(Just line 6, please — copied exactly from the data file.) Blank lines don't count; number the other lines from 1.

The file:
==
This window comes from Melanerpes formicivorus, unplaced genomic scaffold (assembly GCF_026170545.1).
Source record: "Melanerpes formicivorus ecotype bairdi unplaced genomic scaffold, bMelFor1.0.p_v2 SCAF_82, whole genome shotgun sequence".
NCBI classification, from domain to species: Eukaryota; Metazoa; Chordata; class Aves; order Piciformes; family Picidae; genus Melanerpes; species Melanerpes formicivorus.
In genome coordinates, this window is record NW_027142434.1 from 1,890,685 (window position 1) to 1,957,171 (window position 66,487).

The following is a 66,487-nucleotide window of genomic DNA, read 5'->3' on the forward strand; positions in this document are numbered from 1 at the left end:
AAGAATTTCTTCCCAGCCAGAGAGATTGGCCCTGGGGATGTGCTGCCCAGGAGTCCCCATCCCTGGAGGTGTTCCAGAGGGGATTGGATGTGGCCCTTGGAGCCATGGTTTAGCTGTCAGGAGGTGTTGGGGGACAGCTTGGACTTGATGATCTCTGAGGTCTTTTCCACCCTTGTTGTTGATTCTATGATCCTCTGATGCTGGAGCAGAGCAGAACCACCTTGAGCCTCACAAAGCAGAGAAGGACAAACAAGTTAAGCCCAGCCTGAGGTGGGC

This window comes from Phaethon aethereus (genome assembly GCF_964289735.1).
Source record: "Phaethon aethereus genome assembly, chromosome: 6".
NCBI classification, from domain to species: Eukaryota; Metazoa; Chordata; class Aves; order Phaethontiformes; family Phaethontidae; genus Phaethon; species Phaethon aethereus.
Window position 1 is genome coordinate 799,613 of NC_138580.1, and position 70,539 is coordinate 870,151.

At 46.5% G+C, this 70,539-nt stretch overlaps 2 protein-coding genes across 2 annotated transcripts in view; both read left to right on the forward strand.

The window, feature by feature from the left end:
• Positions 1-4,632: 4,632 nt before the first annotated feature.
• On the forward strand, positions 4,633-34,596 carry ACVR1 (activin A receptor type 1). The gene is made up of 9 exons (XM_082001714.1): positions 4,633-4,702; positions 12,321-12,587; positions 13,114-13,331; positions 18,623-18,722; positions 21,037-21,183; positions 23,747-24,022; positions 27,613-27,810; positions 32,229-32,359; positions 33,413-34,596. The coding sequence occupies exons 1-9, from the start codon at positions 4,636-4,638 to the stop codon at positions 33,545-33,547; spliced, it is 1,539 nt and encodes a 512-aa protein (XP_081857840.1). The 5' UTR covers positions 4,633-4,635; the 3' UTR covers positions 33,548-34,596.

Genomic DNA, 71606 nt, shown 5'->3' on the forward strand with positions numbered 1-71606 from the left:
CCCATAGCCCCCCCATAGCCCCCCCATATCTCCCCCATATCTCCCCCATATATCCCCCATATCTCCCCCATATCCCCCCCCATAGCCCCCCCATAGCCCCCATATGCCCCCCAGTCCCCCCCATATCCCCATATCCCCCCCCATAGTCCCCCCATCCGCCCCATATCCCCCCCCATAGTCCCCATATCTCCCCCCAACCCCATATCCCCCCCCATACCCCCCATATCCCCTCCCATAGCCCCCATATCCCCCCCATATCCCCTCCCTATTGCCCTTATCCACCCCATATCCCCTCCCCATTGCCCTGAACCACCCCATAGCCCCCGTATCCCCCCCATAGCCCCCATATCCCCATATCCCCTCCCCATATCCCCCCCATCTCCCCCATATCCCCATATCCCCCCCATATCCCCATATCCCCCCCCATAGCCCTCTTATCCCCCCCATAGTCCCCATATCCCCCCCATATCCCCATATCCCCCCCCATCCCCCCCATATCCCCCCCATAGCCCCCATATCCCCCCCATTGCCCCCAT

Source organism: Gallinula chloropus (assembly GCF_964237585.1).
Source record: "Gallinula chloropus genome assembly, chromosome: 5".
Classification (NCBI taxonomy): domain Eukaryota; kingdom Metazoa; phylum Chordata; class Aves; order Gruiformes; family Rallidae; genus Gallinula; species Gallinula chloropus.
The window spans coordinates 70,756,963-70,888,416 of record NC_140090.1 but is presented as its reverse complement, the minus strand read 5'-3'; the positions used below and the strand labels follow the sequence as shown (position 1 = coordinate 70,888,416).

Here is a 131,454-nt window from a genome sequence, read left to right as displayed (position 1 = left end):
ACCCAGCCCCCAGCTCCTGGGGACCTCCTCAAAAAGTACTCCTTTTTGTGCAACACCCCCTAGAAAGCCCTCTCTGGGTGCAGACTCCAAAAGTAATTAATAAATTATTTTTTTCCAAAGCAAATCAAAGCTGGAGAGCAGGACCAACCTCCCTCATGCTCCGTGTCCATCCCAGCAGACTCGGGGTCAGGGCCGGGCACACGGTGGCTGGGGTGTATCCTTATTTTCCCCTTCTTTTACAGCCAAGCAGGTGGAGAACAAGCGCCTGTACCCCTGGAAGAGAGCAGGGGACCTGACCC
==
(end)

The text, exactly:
AAGAATTTCTTCCCAGCCAGAGAGATTGGCCCTGGGGATGTGCTGCCCAGGAGTCCCCATCCCTGGAGGTGTTCCAGAGGGGATTGGATGTGGCCCTTGGAGCCATGGTTTAGCTGTCAGGAGGTGTTGGGGGACAGCTTGGACTTGATGATCTCTGAGGTCTTTTCCACCCTTGTTGTTGATTCTATGATCCTCTGATGCTGGAGCAGAGCAGAACCACCTTGAGCCTCACAAAGCAGAGAAGGACAAACAAGTTAAGCCCAGCCTGAGGTGGGC